Shared experiences are important for many reasons.
Most apparent is the value of just being with people in the moment: having conversations, hearing the jokes, staying up-to-date on each other’s lives, and so on. Whether in person or virtual, planned or spontaneous, social or professional, synchronous time spent with others helps us get to know people better.
But there’s a subtler reason why shared experiences are invaluable: they become shared memories. The value of shared experiences lasts well beyond the moments in which they happen. We use memories as reference points all the time. They are like our own personal database connecting various people and events in our lives. For example:
An inside joke with friends that you refer back to (and still find funny years later) served to reinforce old friendships.
A reminder to ourselves to slow down when walking across an icy intersection, so you don’t fall in the same spot the last time it snowed.
Shared experiences are also incredibly powerful for strengthening team culture at work. The collective reference points serve as lessons learned, and teams can remember back to past successes and failures to make better decisions. For example, one really disastrous meeting might lead to a total overhaul of how team meetings are structured. For everyone who was there, that one terrible meeting will be referred to over and over as an incentive to change and a reminder of why the process changed.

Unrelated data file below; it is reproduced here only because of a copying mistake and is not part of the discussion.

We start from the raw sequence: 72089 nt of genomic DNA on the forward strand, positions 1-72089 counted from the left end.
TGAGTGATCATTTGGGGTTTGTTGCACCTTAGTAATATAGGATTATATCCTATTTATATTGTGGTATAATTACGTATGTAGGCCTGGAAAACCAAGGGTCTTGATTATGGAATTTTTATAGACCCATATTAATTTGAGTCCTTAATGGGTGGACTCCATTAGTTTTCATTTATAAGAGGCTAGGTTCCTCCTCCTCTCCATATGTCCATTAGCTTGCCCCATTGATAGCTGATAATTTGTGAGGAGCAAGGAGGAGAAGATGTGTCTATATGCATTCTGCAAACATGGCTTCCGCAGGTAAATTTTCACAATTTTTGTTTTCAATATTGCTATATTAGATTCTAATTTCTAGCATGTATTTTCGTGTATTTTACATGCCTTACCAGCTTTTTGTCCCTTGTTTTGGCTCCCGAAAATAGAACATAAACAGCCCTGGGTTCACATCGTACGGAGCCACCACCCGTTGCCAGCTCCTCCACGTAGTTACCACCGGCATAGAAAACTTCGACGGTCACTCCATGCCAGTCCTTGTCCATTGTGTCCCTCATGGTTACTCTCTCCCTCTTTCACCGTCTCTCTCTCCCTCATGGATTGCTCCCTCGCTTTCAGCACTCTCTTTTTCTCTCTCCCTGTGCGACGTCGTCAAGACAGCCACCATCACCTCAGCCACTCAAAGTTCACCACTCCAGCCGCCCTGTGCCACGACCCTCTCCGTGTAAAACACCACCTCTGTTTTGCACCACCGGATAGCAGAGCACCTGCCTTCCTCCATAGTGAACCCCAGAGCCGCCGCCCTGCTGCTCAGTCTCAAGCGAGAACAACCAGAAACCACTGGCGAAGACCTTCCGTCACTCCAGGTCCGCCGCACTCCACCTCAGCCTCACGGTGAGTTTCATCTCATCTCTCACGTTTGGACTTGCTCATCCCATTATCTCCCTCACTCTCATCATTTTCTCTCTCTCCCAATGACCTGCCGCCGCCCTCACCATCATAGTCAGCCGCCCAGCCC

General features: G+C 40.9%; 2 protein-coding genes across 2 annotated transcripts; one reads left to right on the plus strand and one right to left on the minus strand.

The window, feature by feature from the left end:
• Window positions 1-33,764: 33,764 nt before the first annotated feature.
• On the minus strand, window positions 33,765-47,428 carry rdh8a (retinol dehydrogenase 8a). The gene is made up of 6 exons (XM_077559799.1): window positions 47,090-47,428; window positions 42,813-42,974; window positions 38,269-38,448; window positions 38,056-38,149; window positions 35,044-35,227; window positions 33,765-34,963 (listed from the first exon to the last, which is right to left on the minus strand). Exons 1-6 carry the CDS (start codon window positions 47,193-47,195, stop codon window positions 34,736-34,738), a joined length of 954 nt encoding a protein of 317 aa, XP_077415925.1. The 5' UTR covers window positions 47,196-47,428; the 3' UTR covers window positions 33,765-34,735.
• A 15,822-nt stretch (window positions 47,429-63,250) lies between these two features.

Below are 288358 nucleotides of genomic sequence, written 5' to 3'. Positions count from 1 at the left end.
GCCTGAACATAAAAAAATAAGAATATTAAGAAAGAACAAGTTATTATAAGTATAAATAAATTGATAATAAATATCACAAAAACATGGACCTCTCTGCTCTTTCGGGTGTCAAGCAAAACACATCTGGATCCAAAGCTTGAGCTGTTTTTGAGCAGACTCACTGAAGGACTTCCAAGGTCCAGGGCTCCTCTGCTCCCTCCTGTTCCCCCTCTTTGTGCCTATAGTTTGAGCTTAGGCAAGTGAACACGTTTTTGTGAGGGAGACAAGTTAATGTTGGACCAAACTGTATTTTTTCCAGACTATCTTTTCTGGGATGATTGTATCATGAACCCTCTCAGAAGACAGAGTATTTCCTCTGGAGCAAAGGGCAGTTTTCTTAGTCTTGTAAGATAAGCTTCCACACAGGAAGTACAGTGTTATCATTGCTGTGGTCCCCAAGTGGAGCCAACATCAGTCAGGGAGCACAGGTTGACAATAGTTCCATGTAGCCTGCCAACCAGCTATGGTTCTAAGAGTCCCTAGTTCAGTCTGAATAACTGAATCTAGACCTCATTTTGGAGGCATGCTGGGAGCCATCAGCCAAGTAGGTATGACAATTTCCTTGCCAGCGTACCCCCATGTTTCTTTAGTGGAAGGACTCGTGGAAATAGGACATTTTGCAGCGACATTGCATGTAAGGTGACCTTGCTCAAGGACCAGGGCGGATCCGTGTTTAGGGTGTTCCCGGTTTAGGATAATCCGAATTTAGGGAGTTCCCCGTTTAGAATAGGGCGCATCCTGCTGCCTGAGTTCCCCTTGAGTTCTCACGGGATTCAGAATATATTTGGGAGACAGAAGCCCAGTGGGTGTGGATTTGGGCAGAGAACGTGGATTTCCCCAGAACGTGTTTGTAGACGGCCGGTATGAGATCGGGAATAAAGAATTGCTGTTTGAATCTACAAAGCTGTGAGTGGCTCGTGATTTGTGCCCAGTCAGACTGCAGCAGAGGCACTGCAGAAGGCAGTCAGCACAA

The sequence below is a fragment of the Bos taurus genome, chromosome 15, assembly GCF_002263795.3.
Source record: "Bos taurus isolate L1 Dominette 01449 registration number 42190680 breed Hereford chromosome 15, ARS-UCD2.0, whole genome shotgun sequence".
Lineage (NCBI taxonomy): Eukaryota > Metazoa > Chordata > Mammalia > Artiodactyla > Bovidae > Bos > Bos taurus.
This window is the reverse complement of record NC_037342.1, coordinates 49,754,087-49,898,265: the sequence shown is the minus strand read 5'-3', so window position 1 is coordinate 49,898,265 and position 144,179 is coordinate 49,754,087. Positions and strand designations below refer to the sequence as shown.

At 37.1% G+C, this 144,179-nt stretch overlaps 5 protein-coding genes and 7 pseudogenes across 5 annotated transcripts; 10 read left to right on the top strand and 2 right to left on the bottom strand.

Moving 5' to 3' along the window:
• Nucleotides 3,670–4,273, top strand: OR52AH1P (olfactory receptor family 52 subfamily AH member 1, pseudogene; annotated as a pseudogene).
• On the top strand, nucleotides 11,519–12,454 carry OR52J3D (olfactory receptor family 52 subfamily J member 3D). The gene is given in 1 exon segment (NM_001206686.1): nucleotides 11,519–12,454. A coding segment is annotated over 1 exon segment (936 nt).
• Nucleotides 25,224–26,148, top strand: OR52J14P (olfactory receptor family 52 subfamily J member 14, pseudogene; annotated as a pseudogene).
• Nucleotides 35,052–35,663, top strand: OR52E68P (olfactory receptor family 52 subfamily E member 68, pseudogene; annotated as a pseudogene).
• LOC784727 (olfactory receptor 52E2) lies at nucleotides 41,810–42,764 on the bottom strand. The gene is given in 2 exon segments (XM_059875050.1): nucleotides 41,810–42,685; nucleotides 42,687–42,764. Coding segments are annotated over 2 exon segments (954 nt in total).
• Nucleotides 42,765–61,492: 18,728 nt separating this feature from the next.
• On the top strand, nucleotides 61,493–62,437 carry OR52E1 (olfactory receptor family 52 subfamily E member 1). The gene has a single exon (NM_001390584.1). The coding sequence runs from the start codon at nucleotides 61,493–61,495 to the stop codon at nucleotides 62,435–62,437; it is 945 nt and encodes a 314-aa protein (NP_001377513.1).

Shared experiences also give us shortcuts for future communication. For example, imagine a sales team is pitching a new client, Acme Investment Inc., and decides to switch up their usual strategy and try something totally new. They may then refer to the Acme Incident as a shorthand for trying a new strategy or making a bold decision.
At Barometer XP, we believe games are a great way to create meaningful shared experiences and reference points.
Because games are fun, they create moments of shared joy and laughter, which lead to inside jokes.
Because games involve skill and problem solving, you get to see how different people approach challenges and identify ways to draw on those strengths and capabilities back in the word context.
Because games are played by multiple people at the same time, everyone sees the same events and can point to examples of individual behavior or collective actions as pointers for what to do (or not to do) in higher-stakes work situations.